Leosghost - 8:06 pm on Mar 20, 2013 (gmt 0)
That is still more information than would be legal for them to have about your customers if they ran this in the EU..
And as regards EU customers purchasing from US sites ( even if the customer "opts in" ) ..Google would still have to apply for ( and get registration approval ) before being able to hold this kind of EU customers data..yes even just email and physical address..precisely because the customer is not purchasing directly from G..
Rules are much stricter her e about who can know what and who can do what ( thankfully ) than they are in the USA..Google would probably also have to register as a credit organisation ( and be subject to the various financial services acts etc of EU member states ) in order to be able to offer their "money back" part of the deal..
IMO G will not try to roll this out in the EU..
They would not want to have to comply with all the legislation ( consumer, competition, financial services, insurance , credit, banking services etc )..and first time any EU customer ( even one who may have signed up ) has a problem with Google as a result of any of this..the pitfalls for G will be come self evident..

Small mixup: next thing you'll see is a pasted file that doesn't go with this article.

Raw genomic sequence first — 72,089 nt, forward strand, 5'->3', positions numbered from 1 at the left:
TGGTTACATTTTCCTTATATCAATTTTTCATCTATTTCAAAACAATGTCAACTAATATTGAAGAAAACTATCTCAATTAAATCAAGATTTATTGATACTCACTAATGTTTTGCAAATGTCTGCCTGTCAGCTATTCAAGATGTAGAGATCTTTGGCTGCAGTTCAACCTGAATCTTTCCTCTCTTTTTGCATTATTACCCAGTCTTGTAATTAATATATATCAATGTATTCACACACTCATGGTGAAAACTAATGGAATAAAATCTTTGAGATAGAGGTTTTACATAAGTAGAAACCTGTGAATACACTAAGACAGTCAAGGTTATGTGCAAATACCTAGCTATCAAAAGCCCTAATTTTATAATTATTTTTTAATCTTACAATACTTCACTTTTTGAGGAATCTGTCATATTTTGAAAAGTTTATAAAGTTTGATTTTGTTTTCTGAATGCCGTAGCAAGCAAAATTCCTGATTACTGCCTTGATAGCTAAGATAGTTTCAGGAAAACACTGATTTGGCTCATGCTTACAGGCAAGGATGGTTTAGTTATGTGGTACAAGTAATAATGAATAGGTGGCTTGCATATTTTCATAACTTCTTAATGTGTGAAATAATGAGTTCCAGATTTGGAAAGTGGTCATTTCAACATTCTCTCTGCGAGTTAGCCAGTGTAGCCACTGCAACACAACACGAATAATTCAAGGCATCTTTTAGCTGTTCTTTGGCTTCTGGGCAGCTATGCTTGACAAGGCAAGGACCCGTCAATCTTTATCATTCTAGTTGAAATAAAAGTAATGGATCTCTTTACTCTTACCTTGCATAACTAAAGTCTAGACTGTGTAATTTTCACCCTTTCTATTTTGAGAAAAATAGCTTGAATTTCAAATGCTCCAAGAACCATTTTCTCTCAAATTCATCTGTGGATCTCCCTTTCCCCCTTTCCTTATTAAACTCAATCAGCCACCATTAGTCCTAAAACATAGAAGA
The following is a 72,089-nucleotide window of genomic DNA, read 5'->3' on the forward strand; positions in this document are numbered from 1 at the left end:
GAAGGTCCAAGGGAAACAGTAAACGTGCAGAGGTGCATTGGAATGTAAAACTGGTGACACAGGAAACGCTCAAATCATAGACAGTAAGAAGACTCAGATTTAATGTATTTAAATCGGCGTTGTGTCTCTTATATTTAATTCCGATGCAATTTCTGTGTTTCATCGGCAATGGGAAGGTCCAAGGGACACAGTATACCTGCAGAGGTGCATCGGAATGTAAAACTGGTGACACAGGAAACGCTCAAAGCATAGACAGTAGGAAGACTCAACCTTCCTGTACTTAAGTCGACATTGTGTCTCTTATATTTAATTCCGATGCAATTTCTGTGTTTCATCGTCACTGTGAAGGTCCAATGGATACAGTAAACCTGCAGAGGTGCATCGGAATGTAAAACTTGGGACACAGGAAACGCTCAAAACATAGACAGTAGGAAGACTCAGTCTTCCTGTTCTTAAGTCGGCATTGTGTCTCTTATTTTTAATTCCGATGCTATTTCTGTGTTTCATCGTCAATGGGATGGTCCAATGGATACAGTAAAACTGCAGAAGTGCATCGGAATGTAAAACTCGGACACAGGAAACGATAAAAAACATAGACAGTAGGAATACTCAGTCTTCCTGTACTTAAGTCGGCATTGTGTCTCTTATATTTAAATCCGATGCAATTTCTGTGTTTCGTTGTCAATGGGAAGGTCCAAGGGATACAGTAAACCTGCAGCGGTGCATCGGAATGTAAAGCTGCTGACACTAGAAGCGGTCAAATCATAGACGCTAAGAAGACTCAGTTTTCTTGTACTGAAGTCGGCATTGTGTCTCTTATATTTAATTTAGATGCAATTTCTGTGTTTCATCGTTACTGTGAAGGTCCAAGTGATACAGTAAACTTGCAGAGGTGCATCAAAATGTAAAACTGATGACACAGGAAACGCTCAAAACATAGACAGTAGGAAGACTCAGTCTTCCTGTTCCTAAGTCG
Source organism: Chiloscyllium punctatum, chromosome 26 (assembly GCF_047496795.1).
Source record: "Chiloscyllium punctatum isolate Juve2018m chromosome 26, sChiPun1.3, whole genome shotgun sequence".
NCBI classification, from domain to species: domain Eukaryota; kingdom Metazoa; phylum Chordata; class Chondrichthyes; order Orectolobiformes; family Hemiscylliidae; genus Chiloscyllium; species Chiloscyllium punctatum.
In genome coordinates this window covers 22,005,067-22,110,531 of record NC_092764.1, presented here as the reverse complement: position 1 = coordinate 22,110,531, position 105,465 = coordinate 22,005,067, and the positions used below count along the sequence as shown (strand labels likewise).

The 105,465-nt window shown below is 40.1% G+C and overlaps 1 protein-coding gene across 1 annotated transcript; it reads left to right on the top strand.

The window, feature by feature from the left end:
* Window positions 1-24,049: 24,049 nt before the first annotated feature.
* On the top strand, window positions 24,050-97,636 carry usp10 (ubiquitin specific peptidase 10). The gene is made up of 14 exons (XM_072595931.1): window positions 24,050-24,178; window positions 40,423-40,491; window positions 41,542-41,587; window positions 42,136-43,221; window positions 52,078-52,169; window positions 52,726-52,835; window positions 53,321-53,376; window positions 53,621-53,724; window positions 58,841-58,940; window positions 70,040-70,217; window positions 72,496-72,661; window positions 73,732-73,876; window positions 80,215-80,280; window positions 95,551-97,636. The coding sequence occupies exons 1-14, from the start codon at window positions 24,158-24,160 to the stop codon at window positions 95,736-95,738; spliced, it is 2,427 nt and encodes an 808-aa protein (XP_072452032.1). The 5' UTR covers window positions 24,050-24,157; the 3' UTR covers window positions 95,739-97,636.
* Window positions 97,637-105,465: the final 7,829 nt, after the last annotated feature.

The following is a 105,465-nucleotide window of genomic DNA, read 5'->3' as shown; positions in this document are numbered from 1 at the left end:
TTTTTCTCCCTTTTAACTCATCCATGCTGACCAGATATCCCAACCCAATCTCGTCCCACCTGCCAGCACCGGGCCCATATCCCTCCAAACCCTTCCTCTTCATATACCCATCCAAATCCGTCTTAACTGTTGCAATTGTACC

I would expect that EU companies ( not being eligible to "sign up" ) will also shout if they appear lower in serps ..or if the lack of G's "badge of trust" in serps appears to affect their business..
I often wonder if Larry, Sergey and Eric ( or their lawyers ) truly understand the cultural and legal differences between the USA and the rest of the world..
It frequently appears that they do not..or if they do..that they do not take them seriously enough..not every legislator can be lobb^^^^ought off..not in the EU anyway..
MS and Apple and other US corps appear to have a similar "comprehension" problem when viewing or dealing with the world outside of the USA..